Prevent Sport-related Eye Injuries

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Dr. Paul Berman tells us how parents can keep their kids’ eyes safe while playing sports.

Nine out of 10 sports-related eye injuries can be prevented, according to Prevent Blindness America. One of the best ways is to have the proper eyewear. Don’t wear regular optical glasses or sunglasses during play. That may seem strange, but glasses that aren’t rated for impact can actually cause more harm than good. Typical sports sunglasses do not provide protection. Instead, talk with your eye doctor about impact performance tested and approved sports frames and lenses. This eyewear is designed to take the impacts of sports without shattering. It is important to look for the indication that they are ASTM F803 approved – the group that certifies the frame and lens meets standards. It is a basic and important part of sports gear.
What types of sport-related eye injuries can occur?

Sports-related eye injuries can include:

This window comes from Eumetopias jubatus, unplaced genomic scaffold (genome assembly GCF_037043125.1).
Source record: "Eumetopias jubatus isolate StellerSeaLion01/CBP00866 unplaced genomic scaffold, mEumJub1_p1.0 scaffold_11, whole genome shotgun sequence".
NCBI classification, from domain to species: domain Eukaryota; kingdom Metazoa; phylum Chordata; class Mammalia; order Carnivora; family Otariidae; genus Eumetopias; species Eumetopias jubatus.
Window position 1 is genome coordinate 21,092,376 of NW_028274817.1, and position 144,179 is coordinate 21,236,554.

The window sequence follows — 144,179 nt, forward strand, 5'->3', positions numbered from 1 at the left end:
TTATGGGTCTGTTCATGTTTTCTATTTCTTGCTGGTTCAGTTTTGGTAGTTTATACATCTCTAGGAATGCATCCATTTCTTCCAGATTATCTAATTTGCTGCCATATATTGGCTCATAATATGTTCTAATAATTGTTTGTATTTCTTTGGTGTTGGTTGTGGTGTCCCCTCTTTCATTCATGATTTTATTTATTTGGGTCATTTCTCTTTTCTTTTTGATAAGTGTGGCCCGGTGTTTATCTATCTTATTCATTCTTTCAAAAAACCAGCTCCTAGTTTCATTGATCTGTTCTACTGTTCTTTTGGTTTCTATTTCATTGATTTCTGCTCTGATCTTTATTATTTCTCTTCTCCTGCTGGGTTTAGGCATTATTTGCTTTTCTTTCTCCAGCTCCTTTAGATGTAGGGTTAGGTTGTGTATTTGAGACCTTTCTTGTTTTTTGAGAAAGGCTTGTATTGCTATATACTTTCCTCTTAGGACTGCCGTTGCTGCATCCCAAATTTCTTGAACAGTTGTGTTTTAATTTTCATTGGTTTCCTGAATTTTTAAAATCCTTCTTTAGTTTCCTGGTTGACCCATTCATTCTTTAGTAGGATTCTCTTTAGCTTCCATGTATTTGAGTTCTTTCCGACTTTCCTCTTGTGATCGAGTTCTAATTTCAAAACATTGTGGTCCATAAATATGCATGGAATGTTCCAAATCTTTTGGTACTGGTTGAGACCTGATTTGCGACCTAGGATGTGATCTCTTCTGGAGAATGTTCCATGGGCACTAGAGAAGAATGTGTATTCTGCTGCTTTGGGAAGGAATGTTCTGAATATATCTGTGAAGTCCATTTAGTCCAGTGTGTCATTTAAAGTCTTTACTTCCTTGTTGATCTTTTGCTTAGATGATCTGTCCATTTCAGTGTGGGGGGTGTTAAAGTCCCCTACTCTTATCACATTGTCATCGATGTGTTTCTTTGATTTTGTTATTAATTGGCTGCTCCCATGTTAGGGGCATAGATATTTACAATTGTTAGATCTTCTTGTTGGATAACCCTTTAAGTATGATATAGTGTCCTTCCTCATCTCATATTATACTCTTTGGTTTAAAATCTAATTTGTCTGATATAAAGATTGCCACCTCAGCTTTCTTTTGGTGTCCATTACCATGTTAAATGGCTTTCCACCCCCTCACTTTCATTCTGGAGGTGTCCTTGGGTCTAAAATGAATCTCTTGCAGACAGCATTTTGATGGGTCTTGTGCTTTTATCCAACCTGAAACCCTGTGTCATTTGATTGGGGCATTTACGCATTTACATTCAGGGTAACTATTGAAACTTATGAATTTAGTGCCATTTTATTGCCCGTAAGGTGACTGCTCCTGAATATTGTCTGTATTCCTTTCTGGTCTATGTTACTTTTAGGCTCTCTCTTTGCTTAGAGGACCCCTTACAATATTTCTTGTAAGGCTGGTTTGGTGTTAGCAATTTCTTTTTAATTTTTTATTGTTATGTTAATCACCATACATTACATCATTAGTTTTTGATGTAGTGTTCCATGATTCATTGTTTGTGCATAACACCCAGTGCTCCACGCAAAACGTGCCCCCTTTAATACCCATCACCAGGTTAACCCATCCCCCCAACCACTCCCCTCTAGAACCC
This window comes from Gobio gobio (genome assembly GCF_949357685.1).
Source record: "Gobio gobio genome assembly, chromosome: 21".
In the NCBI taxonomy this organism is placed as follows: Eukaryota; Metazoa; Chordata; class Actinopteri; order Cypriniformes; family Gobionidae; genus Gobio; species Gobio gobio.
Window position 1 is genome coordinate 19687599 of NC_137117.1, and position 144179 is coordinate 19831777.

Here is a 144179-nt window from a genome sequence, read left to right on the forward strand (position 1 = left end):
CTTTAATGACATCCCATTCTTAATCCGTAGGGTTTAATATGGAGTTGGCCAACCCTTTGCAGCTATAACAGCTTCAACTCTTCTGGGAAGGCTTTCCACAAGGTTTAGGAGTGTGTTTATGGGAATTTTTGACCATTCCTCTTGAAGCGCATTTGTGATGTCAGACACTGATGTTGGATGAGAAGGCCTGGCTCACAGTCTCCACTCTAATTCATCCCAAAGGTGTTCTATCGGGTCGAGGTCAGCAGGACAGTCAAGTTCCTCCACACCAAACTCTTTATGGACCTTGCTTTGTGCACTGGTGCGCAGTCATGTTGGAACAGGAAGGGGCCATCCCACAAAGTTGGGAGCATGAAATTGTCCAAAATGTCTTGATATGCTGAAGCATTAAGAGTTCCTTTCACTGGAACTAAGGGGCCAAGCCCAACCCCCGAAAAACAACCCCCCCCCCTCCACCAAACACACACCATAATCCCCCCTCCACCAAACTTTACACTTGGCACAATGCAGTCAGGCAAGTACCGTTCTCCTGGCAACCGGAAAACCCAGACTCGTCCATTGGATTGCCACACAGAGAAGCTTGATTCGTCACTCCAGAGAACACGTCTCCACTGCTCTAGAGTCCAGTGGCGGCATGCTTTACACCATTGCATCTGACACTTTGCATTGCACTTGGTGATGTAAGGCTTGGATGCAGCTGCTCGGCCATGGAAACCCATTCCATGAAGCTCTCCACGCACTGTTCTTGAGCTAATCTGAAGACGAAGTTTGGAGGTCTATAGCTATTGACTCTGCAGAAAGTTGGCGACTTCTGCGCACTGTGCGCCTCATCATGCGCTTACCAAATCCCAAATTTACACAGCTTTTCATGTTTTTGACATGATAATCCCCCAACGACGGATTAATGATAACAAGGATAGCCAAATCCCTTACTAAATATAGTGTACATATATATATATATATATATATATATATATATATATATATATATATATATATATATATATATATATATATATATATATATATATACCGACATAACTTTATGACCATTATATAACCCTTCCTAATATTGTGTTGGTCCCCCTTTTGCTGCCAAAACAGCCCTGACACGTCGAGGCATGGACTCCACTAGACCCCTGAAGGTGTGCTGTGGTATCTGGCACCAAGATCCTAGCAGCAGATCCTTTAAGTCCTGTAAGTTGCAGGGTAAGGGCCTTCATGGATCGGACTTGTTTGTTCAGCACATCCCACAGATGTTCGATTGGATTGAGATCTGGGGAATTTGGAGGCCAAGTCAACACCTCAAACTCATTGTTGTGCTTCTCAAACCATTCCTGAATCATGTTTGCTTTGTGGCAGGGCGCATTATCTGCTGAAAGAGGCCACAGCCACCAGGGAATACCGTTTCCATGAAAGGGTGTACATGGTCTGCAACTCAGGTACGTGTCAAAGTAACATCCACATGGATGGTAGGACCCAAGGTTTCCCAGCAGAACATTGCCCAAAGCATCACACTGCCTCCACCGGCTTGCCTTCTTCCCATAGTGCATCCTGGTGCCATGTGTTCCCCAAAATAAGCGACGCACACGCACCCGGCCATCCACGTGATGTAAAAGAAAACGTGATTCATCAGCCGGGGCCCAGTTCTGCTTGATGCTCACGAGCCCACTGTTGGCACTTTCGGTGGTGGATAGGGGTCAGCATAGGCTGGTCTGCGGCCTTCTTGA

-Corneal abrasion (painful scrape or scratch on the cornea)
-Inflamed iris
-Fracture of the eye socket
-Blunt trauma
-Penetrating injury
-Traumatic cataract, causing blood to spill into the eye’s anterior chamber
-Swollen or detached retina
Which sports have the most eye-related injuries?

Anything involving throwing, kicking or hitting a ball and any sport with swinging objects (baseball bat, hockey stick) could cause an eye-related injury. For younger children, baseball causes the most eye injuries. Overall, basketball is the most dangerous for adults. Don’t forget, sports equipment can do damage, but also elbows, hands and feet can pack a punch, too. Soccer eye injuries are the fastest growing segment of sports eye injuries, as well.
At what age can children start wearing contacts instead of sports goggles? Are there any concerns with contact use?
Talk with your eye doctor; this is more of a responsibility and motivation issue than a sports issue. Even with contact lenses, safety glasses or goggles are recommended, because getting hit in the eye can still do damage with (or without) contacts. Using gear that directly covers the eyes provides the best protection.
If my child is underperforming on the field, could he or she have a vision problem?

Certainly, if your child has trouble seeing or doing other visual skills involving sports that could affect sports performance, he or she could have a vision problem. Some people just aren’t coordinated, but if you think that there is an actual problem with the visual system, you should talk with your child’s eye doctor during your next appointment.
Dr. Paul Berman is a VSP Vision Care optometrist based out of Hackensack, NJ.